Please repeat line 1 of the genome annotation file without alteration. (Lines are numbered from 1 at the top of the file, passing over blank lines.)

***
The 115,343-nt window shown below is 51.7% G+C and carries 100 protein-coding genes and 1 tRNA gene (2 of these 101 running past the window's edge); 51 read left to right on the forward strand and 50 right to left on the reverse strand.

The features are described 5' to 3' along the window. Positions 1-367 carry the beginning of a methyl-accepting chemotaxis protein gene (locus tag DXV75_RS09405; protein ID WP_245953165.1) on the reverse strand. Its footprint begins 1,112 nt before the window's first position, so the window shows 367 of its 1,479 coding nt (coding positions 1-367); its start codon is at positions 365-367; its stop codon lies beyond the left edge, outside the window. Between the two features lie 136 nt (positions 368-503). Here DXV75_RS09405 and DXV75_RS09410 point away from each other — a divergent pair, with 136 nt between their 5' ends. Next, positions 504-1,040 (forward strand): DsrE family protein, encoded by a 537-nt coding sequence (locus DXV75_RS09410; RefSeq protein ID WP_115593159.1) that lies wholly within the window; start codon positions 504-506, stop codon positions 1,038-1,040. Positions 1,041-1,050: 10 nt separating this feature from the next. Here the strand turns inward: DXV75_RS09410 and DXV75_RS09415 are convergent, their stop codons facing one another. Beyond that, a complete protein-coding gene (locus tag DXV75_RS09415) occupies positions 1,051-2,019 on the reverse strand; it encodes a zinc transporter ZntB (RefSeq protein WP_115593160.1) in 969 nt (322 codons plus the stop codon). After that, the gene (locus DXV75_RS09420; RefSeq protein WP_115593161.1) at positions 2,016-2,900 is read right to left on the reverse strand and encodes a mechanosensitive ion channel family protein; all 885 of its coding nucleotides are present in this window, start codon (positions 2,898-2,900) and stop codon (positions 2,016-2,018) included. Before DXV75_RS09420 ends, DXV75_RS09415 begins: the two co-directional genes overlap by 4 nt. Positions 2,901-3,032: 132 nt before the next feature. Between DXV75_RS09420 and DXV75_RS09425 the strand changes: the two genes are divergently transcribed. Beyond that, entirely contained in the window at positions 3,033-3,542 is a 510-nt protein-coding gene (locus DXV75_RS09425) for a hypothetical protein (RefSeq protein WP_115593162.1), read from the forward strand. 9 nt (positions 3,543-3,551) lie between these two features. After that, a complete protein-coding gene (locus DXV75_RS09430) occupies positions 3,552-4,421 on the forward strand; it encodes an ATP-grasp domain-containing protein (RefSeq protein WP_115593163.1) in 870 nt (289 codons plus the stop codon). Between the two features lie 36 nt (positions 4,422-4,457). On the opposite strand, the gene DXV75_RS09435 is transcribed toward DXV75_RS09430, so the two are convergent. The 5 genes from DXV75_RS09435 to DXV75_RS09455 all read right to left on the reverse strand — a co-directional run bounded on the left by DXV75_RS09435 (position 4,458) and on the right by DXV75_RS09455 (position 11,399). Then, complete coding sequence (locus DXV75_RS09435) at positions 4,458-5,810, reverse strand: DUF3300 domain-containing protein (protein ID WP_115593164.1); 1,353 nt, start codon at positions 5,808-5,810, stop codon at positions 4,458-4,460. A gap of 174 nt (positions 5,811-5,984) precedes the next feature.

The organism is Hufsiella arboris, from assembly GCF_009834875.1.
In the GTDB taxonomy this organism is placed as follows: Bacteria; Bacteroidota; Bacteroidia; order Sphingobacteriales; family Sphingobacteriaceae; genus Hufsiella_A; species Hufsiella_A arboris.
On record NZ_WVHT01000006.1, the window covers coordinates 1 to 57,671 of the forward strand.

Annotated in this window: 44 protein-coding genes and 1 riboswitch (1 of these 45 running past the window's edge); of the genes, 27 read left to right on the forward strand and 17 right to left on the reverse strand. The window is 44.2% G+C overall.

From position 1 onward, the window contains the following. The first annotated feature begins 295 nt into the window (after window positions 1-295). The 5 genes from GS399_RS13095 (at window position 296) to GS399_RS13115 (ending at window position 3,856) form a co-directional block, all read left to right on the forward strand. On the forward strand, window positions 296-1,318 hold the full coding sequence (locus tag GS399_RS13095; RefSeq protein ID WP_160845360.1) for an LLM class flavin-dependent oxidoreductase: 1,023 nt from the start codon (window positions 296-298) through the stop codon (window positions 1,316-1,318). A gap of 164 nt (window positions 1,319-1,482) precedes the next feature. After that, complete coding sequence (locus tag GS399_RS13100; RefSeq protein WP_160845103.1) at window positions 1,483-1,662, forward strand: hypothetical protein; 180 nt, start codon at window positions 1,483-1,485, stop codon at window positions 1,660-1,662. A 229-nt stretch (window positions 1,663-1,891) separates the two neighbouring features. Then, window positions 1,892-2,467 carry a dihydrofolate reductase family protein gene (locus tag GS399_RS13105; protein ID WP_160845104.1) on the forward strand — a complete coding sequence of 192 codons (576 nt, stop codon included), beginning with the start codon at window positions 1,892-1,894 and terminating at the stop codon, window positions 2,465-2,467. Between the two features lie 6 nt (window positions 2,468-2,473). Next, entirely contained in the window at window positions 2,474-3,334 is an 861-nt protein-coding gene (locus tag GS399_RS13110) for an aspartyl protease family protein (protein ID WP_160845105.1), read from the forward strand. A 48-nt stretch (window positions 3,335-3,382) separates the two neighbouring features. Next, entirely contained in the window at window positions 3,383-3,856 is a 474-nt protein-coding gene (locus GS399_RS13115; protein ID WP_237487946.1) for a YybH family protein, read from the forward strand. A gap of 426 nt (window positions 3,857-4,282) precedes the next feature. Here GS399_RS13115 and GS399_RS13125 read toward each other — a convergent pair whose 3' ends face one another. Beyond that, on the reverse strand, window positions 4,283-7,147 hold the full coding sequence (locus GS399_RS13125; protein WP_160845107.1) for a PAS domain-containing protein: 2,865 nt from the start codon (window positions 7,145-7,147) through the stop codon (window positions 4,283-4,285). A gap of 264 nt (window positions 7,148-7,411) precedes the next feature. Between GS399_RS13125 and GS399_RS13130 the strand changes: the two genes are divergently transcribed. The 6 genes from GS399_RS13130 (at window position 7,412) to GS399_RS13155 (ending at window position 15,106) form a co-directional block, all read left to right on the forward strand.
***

The 115,343-nt window shown below is 51.7% G+C and carries 100 protein-coding genes and 1 tRNA gene (2 of these 101 running past the window's edge); 51 read left to right on the forward strand and 50 right to left on the reverse strand.